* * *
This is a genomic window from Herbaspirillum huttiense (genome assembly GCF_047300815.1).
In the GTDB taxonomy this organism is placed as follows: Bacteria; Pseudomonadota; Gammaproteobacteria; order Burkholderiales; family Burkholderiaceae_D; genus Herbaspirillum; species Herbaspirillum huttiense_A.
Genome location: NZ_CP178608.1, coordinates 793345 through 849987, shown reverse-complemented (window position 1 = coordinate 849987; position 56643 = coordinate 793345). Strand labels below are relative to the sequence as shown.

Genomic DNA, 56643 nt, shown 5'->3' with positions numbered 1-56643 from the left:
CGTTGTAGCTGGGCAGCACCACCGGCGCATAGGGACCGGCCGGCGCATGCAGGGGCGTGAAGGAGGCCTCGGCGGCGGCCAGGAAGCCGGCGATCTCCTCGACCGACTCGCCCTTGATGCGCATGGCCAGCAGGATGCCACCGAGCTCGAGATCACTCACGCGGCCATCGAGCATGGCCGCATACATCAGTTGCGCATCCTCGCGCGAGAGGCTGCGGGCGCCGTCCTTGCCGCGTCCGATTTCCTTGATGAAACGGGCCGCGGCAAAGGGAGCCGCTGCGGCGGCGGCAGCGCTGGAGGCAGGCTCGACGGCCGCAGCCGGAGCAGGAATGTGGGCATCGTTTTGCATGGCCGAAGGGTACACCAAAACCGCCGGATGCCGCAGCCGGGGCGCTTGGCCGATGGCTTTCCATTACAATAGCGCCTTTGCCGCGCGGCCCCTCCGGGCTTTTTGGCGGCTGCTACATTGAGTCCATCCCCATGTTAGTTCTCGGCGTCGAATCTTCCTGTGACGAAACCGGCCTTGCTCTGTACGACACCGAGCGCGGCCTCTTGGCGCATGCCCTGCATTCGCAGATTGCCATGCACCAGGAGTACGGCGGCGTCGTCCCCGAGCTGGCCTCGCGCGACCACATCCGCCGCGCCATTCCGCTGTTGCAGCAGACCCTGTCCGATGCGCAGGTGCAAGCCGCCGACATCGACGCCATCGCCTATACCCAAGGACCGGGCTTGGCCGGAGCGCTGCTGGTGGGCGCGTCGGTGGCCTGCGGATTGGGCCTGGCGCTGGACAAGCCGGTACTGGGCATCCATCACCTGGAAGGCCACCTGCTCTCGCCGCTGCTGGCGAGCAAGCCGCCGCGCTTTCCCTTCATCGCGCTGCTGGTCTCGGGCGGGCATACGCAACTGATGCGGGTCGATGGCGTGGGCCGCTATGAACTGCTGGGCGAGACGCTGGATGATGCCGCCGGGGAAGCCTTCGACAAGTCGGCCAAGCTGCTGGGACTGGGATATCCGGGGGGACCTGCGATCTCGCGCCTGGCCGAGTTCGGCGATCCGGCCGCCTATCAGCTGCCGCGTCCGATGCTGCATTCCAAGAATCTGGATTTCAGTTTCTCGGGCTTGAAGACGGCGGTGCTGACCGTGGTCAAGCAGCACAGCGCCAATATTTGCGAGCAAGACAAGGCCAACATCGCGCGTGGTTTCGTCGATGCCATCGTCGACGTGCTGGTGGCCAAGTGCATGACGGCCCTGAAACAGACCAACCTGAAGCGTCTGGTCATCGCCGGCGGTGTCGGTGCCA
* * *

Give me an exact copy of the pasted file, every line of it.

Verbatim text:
This is a genomic window from Herbaspirillum huttiense (genome assembly GCF_047300815.1).
In the GTDB taxonomy this organism is placed as follows: Bacteria; Pseudomonadota; Gammaproteobacteria; order Burkholderiales; family Burkholderiaceae_D; genus Herbaspirillum; species Herbaspirillum huttiense_A.
Genome location: NZ_CP178608.1, coordinates 793345 through 849987, shown reverse-complemented (window position 1 = coordinate 849987; position 56643 = coordinate 793345). Strand labels below are relative to the sequence as shown.

Genomic DNA, 56643 nt, shown 5'->3' with positions numbered 1-56643 from the left:
CGTTGTAGCTGGGCAGCACCACCGGCGCATAGGGACCGGCCGGCGCATGCAGGGGCGTGAAGGAGGCCTCGGCGGCGGCCAGGAAGCCGGCGATCTCCTCGACCGACTCGCCCTTGATGCGCATGGCCAGCAGGATGCCACCGAGCTCGAGATCACTCACGCGGCCATCGAGCATGGCCGCATACATCAGTTGCGCATCCTCGCGCGAGAGGCTGCGGGCGCCGTCCTTGCCGCGTCCGATTTCCTTGATGAAACGGGCCGCGGCAAAGGGAGCCGCTGCGGCGGCGGCAGCGCTGGAGGCAGGCTCGACGGCCGCAGCCGGAGCAGGAATGTGGGCATCGTTTTGCATGGCCGAAGGGTACACCAAAACCGCCGGATGCCGCAGCCGGGGCGCTTGGCCGATGGCTTTCCATTACAATAGCGCCTTTGCCGCGCGGCCCCTCCGGGCTTTTTGGCGGCTGCTACATTGAGTCCATCCCCATGTTAGTTCTCGGCGTCGAATCTTCCTGTGACGAAACCGGCCTTGCTCTGTACGACACCGAGCGCGGCCTCTTGGCGCATGCCCTGCATTCGCAGATTGCCATGCACCAGGAGTACGGCGGCGTCGTCCCCGAGCTGGCCTCGCGCGACCACATCCGCCGCGCCATTCCGCTGTTGCAGCAGACCCTGTCCGATGCGCAGGTGCAAGCCGCCGACATCGACGCCATCGCCTATACCCAAGGACCGGGCTTGGCCGGAGCGCTGCTGGTGGGCGCGTCGGTGGCCTGCGGATTGGGCCTGGCGCTGGACAAGCCGGTACTGGGCATCCATCACCTGGAAGGCCACCTGCTCTCGCCGCTGCTGGCGAGCAAGCCGCCGCGCTTTCCCTTCATCGCGCTGCTGGTCTCGGGCGGGCATACGCAACTGATGCGGGTCGATGGCGTGGGCCGCTATGAACTGCTGGGCGAGACGCTGGATGATGCCGCCGGGGAAGCCTTCGACAAGTCGGCCAAGCTGCTGGGACTGGGATATCCGGGGGGACCTGCGATCTCGCGCCTGGCCGAGTTCGGCGATCCGGCCGCCTATCAGCTGCCGCGTCCGATGCTGCATTCCAAGAATCTGGATTTCAGTTTCTCGGGCTTGAAGACGGCGGTGCTGACCGTGGTCAAGCAGCACAGCGCCAATATTTGCGAGCAAGACAAGGCCAACATCGCGCGTGGTTTCGTCGATGCCATCGTCGACGTGCTGGTGGCCAAGTGCATGACGGCCCTGAAACAGACCAACCTGAAGCGTCTGGTCATCGCCGGCGGTGTCGGTGCCA